The title of the conference suggested that the alternative to large scale resettlement colonies may be in incremental housing and self construction. While this may be one strategy to “address” the “informal”, I think that this shift must also include a commitment to divorce or delink municipal services from land and property rights.

Written by Vinaya Padmanabhan, researcher, Transparent Chennai

A preliminary review of policies towards housing for the urban poor in India

The increase in urban population has led to problems of land and housing shortage, congested transit, and severely stressed civic infrastructure. Under the JnNURM (Jawaharlal Nehru National Urban Renewal Mission), 65 Indian cities had an opportunity to bridge this infrastructure gap and also to resolve some of the housing problems for the urban poor through the BSUP (Basic Services for the Urban Poor) component of the central government funded Mission.

During the 11th Five Year Plan, the Planning Commission estimated the housing requirement in the Indian cities to be around 26.53 million dwelling units by the end of 2012 of which 88% were required to cater to the economically weaker section (EWS) and another 11% to cater to the lower income group (LIG). To understand why this gap exists, one must look at the history of policies towards housing for the urban poor in the country. An examination of the history reveals that this gap in housing for the poor largely emerges from the failure of state-led programs to build housing, and the lack of private players that have come forward to fill the gap.

India being a socialist state at its founding, the government had taken on the responsibility for building much of the legal housing available for the poor. The government appropriated large pools of excess lands to be used for public purpose under the Urban Land Ceiling and Regulation Act (ULCRA). In the past most state governments relied on the in-situ tenement construction method, but with the advent of the World Bank’s shelter projects, the emphasis moved to the sites and services approach, which involves selling plots of land to beneficiaries in integrated sites with basic facilities at a concessional rate.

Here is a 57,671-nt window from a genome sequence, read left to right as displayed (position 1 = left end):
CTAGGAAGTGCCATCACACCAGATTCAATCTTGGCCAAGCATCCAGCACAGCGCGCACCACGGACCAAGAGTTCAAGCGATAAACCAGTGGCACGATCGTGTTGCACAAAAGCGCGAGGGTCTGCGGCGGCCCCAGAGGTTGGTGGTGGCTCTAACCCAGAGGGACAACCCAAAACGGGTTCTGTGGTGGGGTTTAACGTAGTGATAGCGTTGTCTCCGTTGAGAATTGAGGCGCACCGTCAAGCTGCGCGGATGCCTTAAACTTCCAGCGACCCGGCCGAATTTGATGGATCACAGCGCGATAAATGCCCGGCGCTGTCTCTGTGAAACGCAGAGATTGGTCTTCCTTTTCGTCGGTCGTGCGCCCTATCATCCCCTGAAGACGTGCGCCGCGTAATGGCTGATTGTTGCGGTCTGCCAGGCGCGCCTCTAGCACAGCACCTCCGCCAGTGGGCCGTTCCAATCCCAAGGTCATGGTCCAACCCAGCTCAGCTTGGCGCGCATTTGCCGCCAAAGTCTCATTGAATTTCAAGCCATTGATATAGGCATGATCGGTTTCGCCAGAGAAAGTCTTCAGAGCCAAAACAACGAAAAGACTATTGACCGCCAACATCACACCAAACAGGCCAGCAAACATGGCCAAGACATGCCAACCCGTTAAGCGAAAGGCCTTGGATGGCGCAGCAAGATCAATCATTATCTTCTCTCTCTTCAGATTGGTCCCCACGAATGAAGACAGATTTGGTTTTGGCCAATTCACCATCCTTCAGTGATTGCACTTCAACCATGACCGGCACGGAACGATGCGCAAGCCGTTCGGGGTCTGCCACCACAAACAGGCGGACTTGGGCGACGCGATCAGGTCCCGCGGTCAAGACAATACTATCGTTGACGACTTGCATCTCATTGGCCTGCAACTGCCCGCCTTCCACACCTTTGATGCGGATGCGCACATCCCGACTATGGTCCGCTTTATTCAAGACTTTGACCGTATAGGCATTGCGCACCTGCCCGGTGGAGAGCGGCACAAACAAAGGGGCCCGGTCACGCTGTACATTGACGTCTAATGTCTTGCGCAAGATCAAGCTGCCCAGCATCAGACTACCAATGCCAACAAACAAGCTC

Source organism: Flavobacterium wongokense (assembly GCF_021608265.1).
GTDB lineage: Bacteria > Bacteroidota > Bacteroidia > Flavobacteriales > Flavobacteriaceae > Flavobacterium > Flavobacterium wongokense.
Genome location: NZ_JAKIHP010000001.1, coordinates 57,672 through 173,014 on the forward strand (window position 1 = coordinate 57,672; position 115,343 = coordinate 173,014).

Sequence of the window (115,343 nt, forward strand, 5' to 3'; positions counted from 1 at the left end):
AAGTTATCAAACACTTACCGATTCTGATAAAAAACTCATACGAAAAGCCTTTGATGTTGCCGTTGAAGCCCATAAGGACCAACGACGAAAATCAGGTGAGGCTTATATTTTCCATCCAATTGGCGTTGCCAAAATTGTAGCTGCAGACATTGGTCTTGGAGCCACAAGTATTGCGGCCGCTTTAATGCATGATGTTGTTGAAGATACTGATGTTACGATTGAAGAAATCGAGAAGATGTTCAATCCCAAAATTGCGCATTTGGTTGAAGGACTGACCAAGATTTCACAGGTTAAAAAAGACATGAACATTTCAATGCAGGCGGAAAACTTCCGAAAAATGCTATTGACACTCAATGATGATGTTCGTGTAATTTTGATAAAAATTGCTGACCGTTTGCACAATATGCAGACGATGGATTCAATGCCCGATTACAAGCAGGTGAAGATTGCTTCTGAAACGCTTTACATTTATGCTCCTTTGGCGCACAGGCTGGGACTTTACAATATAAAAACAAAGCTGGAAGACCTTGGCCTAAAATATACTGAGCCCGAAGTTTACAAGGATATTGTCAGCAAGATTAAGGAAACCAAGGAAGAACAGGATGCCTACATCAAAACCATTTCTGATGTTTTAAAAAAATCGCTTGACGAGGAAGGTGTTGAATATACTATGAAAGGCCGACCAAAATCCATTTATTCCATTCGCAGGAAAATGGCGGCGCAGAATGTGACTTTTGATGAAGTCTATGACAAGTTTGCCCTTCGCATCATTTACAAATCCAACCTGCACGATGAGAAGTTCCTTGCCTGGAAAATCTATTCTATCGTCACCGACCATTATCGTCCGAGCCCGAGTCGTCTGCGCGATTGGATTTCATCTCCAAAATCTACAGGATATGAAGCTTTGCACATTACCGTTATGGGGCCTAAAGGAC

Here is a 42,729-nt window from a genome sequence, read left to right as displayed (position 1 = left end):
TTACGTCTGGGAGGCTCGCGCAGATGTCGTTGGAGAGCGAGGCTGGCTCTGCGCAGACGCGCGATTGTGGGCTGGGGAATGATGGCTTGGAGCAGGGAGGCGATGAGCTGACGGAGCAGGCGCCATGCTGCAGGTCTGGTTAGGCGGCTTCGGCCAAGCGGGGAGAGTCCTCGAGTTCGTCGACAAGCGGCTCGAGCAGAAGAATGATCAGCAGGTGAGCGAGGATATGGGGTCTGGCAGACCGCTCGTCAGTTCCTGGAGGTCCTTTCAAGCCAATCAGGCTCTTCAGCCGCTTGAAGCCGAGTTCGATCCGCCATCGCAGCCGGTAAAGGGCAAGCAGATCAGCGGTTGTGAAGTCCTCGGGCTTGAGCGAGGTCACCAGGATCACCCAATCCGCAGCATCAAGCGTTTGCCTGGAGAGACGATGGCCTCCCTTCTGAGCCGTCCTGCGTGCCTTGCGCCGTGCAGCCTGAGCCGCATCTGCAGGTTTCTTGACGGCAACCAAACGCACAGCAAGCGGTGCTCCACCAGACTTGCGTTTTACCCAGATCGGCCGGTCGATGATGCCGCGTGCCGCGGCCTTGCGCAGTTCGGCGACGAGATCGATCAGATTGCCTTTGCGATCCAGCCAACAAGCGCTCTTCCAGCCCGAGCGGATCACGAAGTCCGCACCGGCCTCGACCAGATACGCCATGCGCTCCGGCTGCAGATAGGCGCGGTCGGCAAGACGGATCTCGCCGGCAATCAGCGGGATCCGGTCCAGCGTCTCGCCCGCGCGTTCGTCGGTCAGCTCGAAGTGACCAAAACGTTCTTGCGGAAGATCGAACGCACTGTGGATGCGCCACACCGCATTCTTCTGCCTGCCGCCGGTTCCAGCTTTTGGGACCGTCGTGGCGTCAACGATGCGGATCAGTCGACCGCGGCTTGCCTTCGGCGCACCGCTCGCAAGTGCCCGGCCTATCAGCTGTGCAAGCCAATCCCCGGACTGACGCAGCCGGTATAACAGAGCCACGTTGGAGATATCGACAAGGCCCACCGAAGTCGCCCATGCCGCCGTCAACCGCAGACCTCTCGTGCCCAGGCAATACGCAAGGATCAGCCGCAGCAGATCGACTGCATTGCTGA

Some of the state governments realised that slums were too difficult to manage by the urban local bodies and created parastatal bodies like housing and slum boards to look into issues concerning slums and the urban poor. These parastatal agencies have themselves had a mixed record of providing housing for the poor. The TNSCB (Tamil Nadu Slum Clearance Board) started by building tenements in-situ, but since the mid 1990s, has been clearing slums and shifting the people to resettlement ghettoes on the outskirts of the city causing a commotion in the lives of these underprivileged people. The SRA (Slum Rehabilitation Authority) in Gujarat and Maharashtra has tried to use private sector partners in improving slum conditions, but these programs have been plagued with corruption. Delhi has an urban shelter improvement board under which there are separate programs for the urban poor. In 1986, Calcutta had a Basti Improvement Programme (BIP), in which tenure security was given to two third of the central city’s slums based on the John Turner model which was quite successful in the South American countries.[1]

In recent years, state governments have been moving away from acting as direct providers of housing for any class of people, including the poor, and have tried to rely more on incentivizing the private sector to provide housing. After the formation of the TNSCB, the Tamil Nadu Housing Board has stopped catering to the EWS and LIG category arguing that their land holdings are in prime locations in the city and could be used for projects that would generate more revenue than slum housing. Rajasthan has tried a mixed approach in their affordable housing policy, pushing both government and private sector builders to create more housing for the poor. They have directed government agencies to reserve at least 50% of all constructed houses for the EWS/LIG category, and, under the directives of development control regulation, have asked private developers to reserve 15% of their development for these categories. The state governments of Rajasthan, Kerala and Punjab have worked on luring the private participation in this sector through increasing FSI for affordable housing builders, fast tracking approvals, providing Transfer of Development Rights (TDR) to builders, allowing 10% of the land for commercial use, and even acquiring land at reasonable rates and then giving it to private players for construction.